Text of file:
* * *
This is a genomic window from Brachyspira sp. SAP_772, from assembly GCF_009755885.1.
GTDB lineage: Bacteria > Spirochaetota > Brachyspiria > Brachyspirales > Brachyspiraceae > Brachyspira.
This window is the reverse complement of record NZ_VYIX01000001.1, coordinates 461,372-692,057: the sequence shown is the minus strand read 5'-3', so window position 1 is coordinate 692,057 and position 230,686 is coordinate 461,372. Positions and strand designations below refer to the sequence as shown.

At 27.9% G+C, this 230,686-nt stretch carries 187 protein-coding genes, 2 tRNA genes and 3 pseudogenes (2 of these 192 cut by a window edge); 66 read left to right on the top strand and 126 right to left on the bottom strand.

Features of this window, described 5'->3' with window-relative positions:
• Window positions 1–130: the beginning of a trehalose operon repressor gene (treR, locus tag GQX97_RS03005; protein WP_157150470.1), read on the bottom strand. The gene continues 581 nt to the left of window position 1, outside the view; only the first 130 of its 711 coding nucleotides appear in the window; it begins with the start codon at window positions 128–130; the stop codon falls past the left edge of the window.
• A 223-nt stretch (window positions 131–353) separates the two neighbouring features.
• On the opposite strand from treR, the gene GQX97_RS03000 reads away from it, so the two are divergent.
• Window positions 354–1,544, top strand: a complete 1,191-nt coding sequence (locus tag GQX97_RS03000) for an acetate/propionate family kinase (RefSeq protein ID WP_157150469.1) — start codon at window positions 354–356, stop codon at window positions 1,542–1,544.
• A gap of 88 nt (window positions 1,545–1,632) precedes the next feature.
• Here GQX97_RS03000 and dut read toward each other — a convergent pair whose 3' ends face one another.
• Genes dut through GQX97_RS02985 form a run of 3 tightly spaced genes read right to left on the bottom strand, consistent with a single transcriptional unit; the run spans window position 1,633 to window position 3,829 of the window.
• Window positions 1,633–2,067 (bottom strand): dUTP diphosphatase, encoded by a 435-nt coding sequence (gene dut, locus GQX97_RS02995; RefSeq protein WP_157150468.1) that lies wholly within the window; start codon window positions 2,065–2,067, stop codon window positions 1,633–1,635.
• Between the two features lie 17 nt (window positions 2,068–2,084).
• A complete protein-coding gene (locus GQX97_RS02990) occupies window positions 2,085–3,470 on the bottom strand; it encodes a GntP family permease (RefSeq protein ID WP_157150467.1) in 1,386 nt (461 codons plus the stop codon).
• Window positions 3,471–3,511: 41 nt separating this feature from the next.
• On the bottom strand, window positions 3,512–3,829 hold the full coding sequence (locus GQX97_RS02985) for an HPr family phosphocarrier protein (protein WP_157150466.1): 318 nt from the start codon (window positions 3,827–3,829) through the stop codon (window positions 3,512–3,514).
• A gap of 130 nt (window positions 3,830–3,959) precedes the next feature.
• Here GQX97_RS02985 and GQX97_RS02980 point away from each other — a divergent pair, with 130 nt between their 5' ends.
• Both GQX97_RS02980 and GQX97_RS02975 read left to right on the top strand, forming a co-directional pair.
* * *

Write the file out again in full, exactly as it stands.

This is a genomic window from Brachyspira sp. SAP_772, from assembly GCF_009755885.1.
GTDB lineage: Bacteria > Spirochaetota > Brachyspiria > Brachyspirales > Brachyspiraceae > Brachyspira.
This window is the reverse complement of record NZ_VYIX01000001.1, coordinates 461,372-692,057: the sequence shown is the minus strand read 5'-3', so window position 1 is coordinate 692,057 and position 230,686 is coordinate 461,372. Positions and strand designations below refer to the sequence as shown.

At 27.9% G+C, this 230,686-nt stretch carries 187 protein-coding genes, 2 tRNA genes and 3 pseudogenes (2 of these 192 cut by a window edge); 66 read left to right on the top strand and 126 right to left on the bottom strand.

Features of this window, described 5'->3' with window-relative positions:
• Window positions 1–130: the beginning of a trehalose operon repressor gene (treR, locus tag GQX97_RS03005; protein WP_157150470.1), read on the bottom strand. The gene continues 581 nt to the left of window position 1, outside the view; only the first 130 of its 711 coding nucleotides appear in the window; it begins with the start codon at window positions 128–130; the stop codon falls past the left edge of the window.
• A 223-nt stretch (window positions 131–353) separates the two neighbouring features.
• On the opposite strand from treR, the gene GQX97_RS03000 reads away from it, so the two are divergent.
• Window positions 354–1,544, top strand: a complete 1,191-nt coding sequence (locus tag GQX97_RS03000) for an acetate/propionate family kinase (RefSeq protein ID WP_157150469.1) — start codon at window positions 354–356, stop codon at window positions 1,542–1,544.
• A gap of 88 nt (window positions 1,545–1,632) precedes the next feature.
• Here GQX97_RS03000 and dut read toward each other — a convergent pair whose 3' ends face one another.
• Genes dut through GQX97_RS02985 form a run of 3 tightly spaced genes read right to left on the bottom strand, consistent with a single transcriptional unit; the run spans window position 1,633 to window position 3,829 of the window.
• Window positions 1,633–2,067 (bottom strand): dUTP diphosphatase, encoded by a 435-nt coding sequence (gene dut, locus GQX97_RS02995; RefSeq protein WP_157150468.1) that lies wholly within the window; start codon window positions 2,065–2,067, stop codon window positions 1,633–1,635.
• Between the two features lie 17 nt (window positions 2,068–2,084).
• A complete protein-coding gene (locus GQX97_RS02990) occupies window positions 2,085–3,470 on the bottom strand; it encodes a GntP family permease (RefSeq protein ID WP_157150467.1) in 1,386 nt (461 codons plus the stop codon).
• Window positions 3,471–3,511: 41 nt separating this feature from the next.
• On the bottom strand, window positions 3,512–3,829 hold the full coding sequence (locus GQX97_RS02985) for an HPr family phosphocarrier protein (protein WP_157150466.1): 318 nt from the start codon (window positions 3,827–3,829) through the stop codon (window positions 3,512–3,514).
• A gap of 130 nt (window positions 3,830–3,959) precedes the next feature.
• Here GQX97_RS02985 and GQX97_RS02980 point away from each other — a divergent pair, with 130 nt between their 5' ends.
• Both GQX97_RS02980 and GQX97_RS02975 read left to right on the top strand, forming a co-directional pair.